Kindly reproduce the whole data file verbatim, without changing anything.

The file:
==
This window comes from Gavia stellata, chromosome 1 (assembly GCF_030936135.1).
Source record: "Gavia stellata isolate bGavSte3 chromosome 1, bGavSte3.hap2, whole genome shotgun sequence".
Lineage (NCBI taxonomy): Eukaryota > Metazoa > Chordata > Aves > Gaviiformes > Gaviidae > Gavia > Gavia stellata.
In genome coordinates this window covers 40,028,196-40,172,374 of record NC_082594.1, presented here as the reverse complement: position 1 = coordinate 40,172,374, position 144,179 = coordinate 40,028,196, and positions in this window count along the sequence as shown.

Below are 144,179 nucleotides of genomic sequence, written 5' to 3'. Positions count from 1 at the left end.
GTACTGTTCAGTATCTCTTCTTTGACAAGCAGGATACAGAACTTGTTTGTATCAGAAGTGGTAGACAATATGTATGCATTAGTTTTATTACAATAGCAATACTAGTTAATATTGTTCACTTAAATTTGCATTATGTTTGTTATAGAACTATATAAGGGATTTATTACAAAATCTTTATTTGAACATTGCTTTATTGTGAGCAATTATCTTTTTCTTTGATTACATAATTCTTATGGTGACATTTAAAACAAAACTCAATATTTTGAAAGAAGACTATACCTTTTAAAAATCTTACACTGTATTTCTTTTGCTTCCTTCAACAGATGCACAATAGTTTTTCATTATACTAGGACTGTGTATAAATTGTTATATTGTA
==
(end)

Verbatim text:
This window comes from Gavia stellata, chromosome 1 (assembly GCF_030936135.1).
Source record: "Gavia stellata isolate bGavSte3 chromosome 1, bGavSte3.hap2, whole genome shotgun sequence".
Lineage (NCBI taxonomy): Eukaryota > Metazoa > Chordata > Aves > Gaviiformes > Gaviidae > Gavia > Gavia stellata.
In genome coordinates this window covers 40,028,196-40,172,374 of record NC_082594.1, presented here as the reverse complement: position 1 = coordinate 40,172,374, position 144,179 = coordinate 40,028,196, and positions in this window count along the sequence as shown.

Below are 144,179 nucleotides of genomic sequence, written 5' to 3'. Positions count from 1 at the left end.
GTACTGTTCAGTATCTCTTCTTTGACAAGCAGGATACAGAACTTGTTTGTATCAGAAGTGGTAGACAATATGTATGCATTAGTTTTATTACAATAGCAATACTAGTTAATATTGTTCACTTAAATTTGCATTATGTTTGTTATAGAACTATATAAGGGATTTATTACAAAATCTTTATTTGAACATTGCTTTATTGTGAGCAATTATCTTTTTCTTTGATTACATAATTCTTATGGTGACATTTAAAACAAAACTCAATATTTTGAAAGAAGACTATACCTTTTAAAAATCTTACACTGTATTTCTTTTGCTTCCTTCAACAGATGCACAATAGTTTTTCATTATACTAGGACTGTGTATAAATTGTTATATTGTA